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  • Includes a list of factors to be considered before making verbal contact with a patient including their social, cultural and personal backgrounds
  • Explains how to deal with a hostile reception when attempts at communication are made
  • Provides strategies for listening such as making sense of statements that seem confused and untrue

Effective communication plays a crucial role in all care giving, especially in the provision of care to people with dementia. This is not only because of the day-to-day communication problems that can be caused by dementia, but also because of the broader obligation to maintain the quality of life of those receiving care. This chapter presents strategies which will assist nurses to communicate better, especially with dementia patients.

Contents include

  • Strategies for better communication
    • Before making contact
    • Making an approach
    • Dealing with a hostile reception
    • Beginning individual communication
    • Working together
  • Strategies for listening
    • Active listening
    • Making sense of misnamings and verbal fragments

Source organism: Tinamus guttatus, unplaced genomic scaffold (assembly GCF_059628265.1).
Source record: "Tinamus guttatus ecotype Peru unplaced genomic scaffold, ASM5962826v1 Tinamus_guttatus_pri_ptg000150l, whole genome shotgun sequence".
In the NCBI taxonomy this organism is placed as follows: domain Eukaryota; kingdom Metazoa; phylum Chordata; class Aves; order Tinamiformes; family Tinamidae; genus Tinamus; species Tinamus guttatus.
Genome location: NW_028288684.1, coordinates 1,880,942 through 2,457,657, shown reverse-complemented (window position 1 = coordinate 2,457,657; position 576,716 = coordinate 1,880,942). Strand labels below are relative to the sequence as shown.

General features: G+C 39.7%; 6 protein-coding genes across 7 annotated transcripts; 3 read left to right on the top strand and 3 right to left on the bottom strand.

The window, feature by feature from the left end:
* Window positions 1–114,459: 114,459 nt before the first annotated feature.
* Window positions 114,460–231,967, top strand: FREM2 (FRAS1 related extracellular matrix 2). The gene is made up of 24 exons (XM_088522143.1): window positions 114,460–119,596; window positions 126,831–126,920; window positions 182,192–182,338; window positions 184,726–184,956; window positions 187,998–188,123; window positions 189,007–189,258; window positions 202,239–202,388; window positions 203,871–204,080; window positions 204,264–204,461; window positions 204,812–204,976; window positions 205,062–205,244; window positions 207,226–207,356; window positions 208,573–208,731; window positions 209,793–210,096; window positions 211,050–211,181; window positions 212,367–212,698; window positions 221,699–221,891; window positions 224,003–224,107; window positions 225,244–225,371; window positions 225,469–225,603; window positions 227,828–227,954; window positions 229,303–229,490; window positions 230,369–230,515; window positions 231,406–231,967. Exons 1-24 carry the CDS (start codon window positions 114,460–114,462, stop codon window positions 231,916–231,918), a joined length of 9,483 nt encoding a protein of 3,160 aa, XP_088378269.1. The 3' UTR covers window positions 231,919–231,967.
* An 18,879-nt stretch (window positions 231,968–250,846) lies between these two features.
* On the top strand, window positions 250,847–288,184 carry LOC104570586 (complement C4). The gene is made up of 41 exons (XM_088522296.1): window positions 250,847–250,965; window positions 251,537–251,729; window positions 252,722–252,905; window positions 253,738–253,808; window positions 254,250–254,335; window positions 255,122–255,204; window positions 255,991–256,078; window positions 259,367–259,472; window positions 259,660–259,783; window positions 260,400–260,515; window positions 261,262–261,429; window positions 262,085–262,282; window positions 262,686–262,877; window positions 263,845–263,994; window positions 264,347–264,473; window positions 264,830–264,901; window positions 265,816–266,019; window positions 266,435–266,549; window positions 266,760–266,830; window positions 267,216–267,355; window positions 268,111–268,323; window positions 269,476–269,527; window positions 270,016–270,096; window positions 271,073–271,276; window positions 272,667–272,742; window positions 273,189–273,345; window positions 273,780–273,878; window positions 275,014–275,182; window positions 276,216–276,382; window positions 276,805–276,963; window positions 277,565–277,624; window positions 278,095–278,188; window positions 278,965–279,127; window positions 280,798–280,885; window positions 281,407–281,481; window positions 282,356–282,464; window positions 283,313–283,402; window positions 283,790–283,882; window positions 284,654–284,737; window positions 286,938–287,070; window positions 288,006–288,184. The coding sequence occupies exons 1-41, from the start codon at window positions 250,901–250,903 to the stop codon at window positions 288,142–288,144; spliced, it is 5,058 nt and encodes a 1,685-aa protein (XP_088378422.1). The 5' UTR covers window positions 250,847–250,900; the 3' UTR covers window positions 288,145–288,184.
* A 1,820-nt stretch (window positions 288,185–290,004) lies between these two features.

• Making sense of statements that seem confused or untrue
  • Listening sympathetically to stories
  • Communicating to the very end
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Author / Editor Biographies

Dr Jane Crisp lectures in communication, media studies and women's studies. Her experiences with her own mother, who is now in an advanced stage of dementia, first suggested to her the possibility of drawing on her professional background to help people who are dementing and those who care for them. For the last five years Jane has been working on the language of people who are dementing and on strategies for making sense of this language. She has given talks on this work and had articles published both in Australia and overseas. During 1994 she spent six months in France, meeting and exchangi...

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